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HOME : Chinese Art : Tang Lokapalas : Pair of Tang Dynasty Polychrome Lokapala Warriors
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Pair of Tang Dynasty Polychrome Lokapala Warriors - LSO.40
Origin: China
Circa: 618 AD to 906 AD
Dimensions: 19.5" (49.5cm) high
Collection: Chinese Art
Medium: Terracotta

Additional Information: priced individually 36,000.00 pounds

Location: Great Britain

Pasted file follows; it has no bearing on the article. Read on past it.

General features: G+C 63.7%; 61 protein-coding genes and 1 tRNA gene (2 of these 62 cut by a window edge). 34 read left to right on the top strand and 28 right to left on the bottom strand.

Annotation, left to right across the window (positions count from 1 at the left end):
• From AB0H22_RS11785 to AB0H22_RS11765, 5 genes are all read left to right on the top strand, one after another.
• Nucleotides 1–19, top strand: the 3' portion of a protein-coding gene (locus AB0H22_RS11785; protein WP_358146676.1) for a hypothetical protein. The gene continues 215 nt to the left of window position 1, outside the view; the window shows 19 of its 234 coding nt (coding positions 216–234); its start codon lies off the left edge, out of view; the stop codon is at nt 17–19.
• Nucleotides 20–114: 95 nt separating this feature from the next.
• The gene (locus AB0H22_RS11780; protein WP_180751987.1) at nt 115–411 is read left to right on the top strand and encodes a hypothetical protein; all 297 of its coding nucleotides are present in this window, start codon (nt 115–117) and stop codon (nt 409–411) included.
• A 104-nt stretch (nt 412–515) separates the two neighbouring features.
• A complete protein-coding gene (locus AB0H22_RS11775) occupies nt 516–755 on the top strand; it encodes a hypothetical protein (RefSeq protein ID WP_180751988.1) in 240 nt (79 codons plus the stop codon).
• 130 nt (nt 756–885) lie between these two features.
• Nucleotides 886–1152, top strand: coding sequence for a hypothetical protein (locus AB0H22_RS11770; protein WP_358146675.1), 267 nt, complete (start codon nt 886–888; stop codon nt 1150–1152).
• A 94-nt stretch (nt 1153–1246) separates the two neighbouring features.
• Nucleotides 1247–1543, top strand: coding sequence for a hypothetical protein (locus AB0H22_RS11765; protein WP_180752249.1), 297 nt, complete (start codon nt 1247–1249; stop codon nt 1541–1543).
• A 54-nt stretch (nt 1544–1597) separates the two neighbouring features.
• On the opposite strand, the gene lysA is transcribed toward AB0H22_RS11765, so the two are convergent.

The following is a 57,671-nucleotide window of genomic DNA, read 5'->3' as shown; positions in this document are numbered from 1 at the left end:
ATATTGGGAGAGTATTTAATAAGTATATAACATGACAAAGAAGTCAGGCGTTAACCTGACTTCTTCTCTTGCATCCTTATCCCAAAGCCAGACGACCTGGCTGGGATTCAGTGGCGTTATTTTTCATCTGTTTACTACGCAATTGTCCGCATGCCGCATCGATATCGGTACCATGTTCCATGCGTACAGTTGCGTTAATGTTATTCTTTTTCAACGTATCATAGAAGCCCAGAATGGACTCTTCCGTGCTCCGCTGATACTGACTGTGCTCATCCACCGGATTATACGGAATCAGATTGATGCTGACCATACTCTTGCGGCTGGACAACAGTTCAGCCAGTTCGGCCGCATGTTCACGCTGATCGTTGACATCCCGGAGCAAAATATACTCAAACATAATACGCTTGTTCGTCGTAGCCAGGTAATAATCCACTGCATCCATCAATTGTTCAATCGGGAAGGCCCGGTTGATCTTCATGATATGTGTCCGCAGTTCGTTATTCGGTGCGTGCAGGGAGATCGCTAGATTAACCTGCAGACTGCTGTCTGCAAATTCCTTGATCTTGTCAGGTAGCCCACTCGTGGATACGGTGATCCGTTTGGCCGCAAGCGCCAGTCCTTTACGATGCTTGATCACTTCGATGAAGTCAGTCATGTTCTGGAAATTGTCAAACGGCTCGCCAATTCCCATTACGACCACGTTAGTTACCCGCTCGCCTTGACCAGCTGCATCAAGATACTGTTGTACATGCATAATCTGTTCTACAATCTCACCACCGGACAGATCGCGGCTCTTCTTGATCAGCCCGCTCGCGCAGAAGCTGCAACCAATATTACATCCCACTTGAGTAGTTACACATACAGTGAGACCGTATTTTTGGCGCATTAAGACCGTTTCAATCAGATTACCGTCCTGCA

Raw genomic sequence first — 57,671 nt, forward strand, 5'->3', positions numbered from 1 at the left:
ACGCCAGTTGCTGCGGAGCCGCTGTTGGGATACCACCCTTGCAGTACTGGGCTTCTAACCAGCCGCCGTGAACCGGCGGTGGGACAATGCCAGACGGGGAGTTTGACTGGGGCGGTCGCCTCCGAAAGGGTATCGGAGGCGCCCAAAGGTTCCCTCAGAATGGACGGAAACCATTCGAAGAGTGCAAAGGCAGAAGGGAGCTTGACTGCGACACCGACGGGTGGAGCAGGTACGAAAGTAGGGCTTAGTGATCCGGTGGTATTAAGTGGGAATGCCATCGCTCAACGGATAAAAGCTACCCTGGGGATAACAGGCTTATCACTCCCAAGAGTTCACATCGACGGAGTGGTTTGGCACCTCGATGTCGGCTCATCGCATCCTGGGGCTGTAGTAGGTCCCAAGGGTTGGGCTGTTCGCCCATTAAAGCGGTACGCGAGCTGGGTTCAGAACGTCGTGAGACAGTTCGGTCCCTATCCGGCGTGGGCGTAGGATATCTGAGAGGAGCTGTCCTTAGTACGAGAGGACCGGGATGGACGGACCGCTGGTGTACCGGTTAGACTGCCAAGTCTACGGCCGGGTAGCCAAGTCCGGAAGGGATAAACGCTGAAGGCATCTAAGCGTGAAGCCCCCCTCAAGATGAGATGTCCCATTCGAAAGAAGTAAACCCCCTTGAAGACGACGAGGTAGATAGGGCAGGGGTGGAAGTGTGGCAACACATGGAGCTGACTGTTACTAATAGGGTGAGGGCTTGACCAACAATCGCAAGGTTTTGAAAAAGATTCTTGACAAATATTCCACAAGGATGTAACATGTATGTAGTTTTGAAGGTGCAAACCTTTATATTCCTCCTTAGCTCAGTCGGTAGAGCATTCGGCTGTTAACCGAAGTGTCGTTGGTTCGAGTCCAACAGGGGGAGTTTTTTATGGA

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This pair of polychrome Lokapala sculptures is an exceptional example of the warrior and guardian images placed in the tombs of high-ranking members of the T’ang Dynasty. As well as being exquisitely modelled, the figures are highly decorated and painted with a range of organic pigments that have survived extremely well. The first figure (LSO.40.1) wears an ornate single-disc headdress and a highly decorated high-collared tunic with zoomorphic shoulder flares and large, wide sleeves. He is standing in heroic pose (c. 52 cm tall) upon the recumbent and docile body of an ox. The tunic and details are predominantly painted, including organic and floral deigns and patterns. The face is extremely fine, with good colouring and detailed point work of the features and facial hair. The second figure (LSO.40.2) has a larger, three-pointed headdress with similar clothing and zoomorphic shoulder flares, with the same large sleeves. He stands c. 50 cm tall. The animal upon which he stands is probably a deer, which has been exquisitely observed and modelled. Surface detail is both sculptural and painted, with considerable attention being paid to the texture and surface of the fabric, as well as the floral paintwork. The face is extremely finely painted, with individual swirls of hair and other features picked out in minute detail. The most extraordinary aspect of these remarkable statues is their almost perfect preservation. Whereas Lokapala statues are not uncommon in the graves of social notables, the vast majority have suffered considerable taphonomic damage through burial, notably to the fragile organic pigments with which the sculptures were usually painted. These museum- quality specimens are a spectacular exception. Warrior figures are one of the numerous figure types included in the grave offerings of deceased social luminaries throughout this period. Entire retinues of ceramic figures were incorporated into the grave furniture, including animals, entertainers, musicians and guardians. According to one Chinese tradition explaining their origin, the emperor Taizong, when ill, was threatened by ghosts outside his room screeching and throwing bricks and tiles. When General Jin Shubao (Chin Shu-pao) and a fellow officer came to stand guard the activity of the ghosts ceased. The grateful emperor had portraits of the two men hung on either side of his palace gates, and thereafter their images became widespread as door-gods. (LSO 40.1 AND 40.2) - (LSO.40)


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